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Landscape design today integrates a wide variety of elements to achieve functional and beautiful spaces for outdoor living. Professional landscape designers offer a broad range of planning and design services tailored to a spectrum of client needs. By engaging the services of a landscape designer, outstanding design solutions can be developed while avoiding costly mistakes and unnecessary confusion.

A well-executed landscape design increases not only the enjoyment of a home, but the actual square footage of valuable usable space. With comprehensive planning and professional installation, outdoor living areas can be an excellent investment. 

Perhaps you want a haven for wildlife, an engaging play area for children, exciting and functional outdoor rooms and entertainment areas, or simply a serene and shady nook for quiet garden enjoyment. A professional landscape designer can help bring your garden dreams to fruition while keeping a close eye on practical considerations such as budget, site analysis, and choosing the appropriate plants.

Because plants are at the heart of landscape design, knowledge of the science of horticulture is one of its critical components. The field is, however, more of an art than a science. Some decisions will be based not on hard fact but on personal tastes, intuition, or current consensus.

Lake and Water Bodies

Waterbodies have for the longest time functioned as a crucible for churning the development of cities and towns. However, as cities have grown, the pollution load on waterbodies has increased manifold, maxing out their self-cleansing capacity – completely putting it off balance.

Anthropogenic factors are to blame, such as solid waste disposal, industrial and domestic sewage disposal, encroachments and commercial fish farming. Weed infestation, reduction of storage volume, drying, decrease of biodiversity and loss of interconnectivity are some of the direct consequences that one can witness in the waterbodies today.


Treating sewage before it enters a waterbody has thus become a necessity – if we want a clean and healthy environment. While a permanent solution to this would be to curb pollution at the source, there are intermediary measures that can be taken to restore a waterbody to its wholesome original self, conserve and enhance its biological diversity, preserve its ecosystem, and manage it while meeting current and future demand – without compromising on its ecological health and character.



Building construction, Techniques and industry involved in the assembly and erection of structures. Early humans built primarily for shelter, using simple methods. Building materials came from the land, and fabrication was dictated by the limits of the materials and the builder’s hands. The erection sequence involved, as now, first placing a foundation (or using the ground). The builder erected the structural system; the structural material (masonry, mud, or logs) served as both skeleton and enclosure. Traditional bearing-wall and post-and-beam systems eventually gave way to framed structures, and builders became adept at sealing and fireproofing with a variety of claddings (exterior coverings) and finishes.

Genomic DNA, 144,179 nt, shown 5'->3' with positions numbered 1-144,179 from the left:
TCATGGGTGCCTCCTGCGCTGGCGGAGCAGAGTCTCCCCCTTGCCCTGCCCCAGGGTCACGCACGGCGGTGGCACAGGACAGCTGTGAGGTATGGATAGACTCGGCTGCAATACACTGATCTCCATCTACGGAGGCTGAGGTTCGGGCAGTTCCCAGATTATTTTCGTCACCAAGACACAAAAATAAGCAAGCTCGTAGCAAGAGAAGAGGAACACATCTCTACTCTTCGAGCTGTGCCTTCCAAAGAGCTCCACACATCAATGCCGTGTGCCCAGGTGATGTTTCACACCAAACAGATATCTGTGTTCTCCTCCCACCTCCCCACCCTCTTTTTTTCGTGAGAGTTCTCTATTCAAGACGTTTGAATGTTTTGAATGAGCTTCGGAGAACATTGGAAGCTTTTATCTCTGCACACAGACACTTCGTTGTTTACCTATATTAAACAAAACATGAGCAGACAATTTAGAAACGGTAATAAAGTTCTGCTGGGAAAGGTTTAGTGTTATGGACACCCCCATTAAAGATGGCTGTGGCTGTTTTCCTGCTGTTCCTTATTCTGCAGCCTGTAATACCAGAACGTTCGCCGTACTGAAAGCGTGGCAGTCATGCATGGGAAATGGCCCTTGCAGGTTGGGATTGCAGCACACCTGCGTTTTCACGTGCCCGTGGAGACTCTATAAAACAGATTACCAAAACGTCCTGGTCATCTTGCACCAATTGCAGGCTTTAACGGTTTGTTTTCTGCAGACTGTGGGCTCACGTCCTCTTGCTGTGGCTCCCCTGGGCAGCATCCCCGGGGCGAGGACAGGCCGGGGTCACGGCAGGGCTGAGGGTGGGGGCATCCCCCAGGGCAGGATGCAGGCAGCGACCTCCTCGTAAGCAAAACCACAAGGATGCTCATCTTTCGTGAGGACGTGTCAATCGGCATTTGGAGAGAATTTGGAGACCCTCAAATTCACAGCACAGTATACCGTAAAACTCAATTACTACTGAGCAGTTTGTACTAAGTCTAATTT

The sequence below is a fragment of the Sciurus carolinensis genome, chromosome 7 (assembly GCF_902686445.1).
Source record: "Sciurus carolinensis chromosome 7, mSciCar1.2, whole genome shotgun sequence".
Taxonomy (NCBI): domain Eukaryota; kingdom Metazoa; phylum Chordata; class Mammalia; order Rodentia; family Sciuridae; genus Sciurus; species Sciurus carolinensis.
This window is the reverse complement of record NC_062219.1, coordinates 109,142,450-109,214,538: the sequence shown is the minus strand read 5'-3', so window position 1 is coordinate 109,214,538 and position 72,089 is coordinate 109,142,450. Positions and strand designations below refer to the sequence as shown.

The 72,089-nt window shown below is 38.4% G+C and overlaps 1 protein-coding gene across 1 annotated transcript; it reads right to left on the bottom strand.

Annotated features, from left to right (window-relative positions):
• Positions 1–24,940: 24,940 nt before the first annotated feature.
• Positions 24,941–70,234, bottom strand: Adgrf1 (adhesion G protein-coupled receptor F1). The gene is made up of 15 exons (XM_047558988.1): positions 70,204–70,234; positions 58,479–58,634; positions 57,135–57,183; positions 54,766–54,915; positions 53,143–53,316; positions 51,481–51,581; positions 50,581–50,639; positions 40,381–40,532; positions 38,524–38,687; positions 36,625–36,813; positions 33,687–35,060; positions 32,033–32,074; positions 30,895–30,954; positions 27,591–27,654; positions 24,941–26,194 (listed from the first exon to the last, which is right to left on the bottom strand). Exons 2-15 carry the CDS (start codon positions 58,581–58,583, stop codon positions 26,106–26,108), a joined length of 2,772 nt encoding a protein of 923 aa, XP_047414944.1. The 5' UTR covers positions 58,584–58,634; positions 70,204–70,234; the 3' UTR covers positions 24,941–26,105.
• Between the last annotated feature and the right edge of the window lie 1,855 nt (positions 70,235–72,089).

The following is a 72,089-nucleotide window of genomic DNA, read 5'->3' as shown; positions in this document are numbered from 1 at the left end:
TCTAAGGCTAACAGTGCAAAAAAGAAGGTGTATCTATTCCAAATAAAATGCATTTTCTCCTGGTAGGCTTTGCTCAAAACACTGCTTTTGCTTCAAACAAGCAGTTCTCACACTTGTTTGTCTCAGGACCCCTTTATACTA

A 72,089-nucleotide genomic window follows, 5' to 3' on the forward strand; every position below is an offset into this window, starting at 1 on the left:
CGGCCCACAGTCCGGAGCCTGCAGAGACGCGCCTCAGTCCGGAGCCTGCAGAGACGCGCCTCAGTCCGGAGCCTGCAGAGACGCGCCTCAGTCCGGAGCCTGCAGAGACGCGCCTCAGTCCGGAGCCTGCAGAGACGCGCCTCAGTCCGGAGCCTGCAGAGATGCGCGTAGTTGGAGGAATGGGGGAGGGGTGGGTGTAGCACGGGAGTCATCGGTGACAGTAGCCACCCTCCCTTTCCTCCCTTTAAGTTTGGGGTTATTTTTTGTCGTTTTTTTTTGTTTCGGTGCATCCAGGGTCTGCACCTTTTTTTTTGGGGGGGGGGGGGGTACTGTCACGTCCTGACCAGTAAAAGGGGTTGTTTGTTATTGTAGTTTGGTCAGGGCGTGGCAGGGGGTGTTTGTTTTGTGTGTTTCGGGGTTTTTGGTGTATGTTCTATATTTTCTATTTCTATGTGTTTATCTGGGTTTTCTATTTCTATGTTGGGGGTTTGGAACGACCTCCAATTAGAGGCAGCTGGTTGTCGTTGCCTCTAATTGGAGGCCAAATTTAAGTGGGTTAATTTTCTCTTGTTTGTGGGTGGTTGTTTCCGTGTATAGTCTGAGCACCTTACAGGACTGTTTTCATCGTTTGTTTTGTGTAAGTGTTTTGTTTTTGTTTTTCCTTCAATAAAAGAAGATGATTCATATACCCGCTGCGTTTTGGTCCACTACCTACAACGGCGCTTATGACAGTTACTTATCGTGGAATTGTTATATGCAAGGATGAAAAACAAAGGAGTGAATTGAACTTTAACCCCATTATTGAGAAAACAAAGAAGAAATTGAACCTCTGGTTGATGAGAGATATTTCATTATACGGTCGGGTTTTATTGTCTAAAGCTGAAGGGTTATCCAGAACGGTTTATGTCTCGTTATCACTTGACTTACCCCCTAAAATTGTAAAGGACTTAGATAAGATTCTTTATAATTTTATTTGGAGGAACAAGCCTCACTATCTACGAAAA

Steel-framed buildings are usually enclosed by curtain walls. In modern-day construction, sheathing the skeleton of the building is only the beginning, specialists then begin the bulk of the work inside, installing plumbing, electrical wiring, HVAC (heating, ventilating, and air-conditioning), windows, floor coverings, plasterwork, moldings, ceramic tile, cabinets, and other features.

The design of a building begins with its future user or owner, who has in mind a perceived need for the structure, as well as a specific site and a general idea of its projected cost. The user, or client, brings these facts to a team of design professionals composed of architects and engineers, who can develop from them a set of construction documents that define the proposed building exactly and from which it can be constructed.

Treatment Plants

A treatment plant refers to a plant or installation that is used to purify contaminated substances. These substances may be solid, liquid and semi-solids. Treatment plants are named after their treated substances.


  • Wastewater treatment plant – treated wastewater

  • Effluent treatment plant – treated effluent

  • Sewage treatment plant – treated sewage

  • Water treatment plant – treated water


A treatment plant is necessary in an industrial process to treat wastewater. It reduces industrial water consumption and environmental pollution. A large volume of industrial on-site wastewater might be reusable by treating it in the treatment plant.

In a treatment plant, waste or contaminated substances are treated with various means and produce purified substances that are reusable in the process or discharge to the environment, and that are safe.

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